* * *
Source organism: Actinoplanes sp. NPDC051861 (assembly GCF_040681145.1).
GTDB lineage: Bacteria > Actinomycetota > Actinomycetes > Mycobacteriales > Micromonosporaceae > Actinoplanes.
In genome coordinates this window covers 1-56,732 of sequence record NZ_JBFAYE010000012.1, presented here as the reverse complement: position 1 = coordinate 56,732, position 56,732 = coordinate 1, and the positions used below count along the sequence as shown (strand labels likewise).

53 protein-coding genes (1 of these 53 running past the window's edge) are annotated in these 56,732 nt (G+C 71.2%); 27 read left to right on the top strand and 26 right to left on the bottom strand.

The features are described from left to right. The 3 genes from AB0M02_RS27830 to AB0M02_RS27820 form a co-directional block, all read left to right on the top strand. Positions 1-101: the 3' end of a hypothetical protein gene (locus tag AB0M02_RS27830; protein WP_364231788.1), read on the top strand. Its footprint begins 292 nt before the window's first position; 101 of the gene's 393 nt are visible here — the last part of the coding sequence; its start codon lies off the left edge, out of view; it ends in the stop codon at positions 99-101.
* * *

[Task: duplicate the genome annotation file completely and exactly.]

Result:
Source organism: Actinoplanes sp. NPDC051861 (assembly GCF_040681145.1).
GTDB lineage: Bacteria > Actinomycetota > Actinomycetes > Mycobacteriales > Micromonosporaceae > Actinoplanes.
In genome coordinates this window covers 1-56,732 of sequence record NZ_JBFAYE010000012.1, presented here as the reverse complement: position 1 = coordinate 56,732, position 56,732 = coordinate 1, and the positions used below count along the sequence as shown (strand labels likewise).

53 protein-coding genes (1 of these 53 running past the window's edge) are annotated in these 56,732 nt (G+C 71.2%); 27 read left to right on the top strand and 26 right to left on the bottom strand.

The features are described from left to right. The 3 genes from AB0M02_RS27830 to AB0M02_RS27820 form a co-directional block, all read left to right on the top strand. Positions 1-101: the 3' end of a hypothetical protein gene (locus tag AB0M02_RS27830; protein WP_364231788.1), read on the top strand. Its footprint begins 292 nt before the window's first position; 101 of the gene's 393 nt are visible here — the last part of the coding sequence; its start codon lies off the left edge, out of view; it ends in the stop codon at positions 99-101.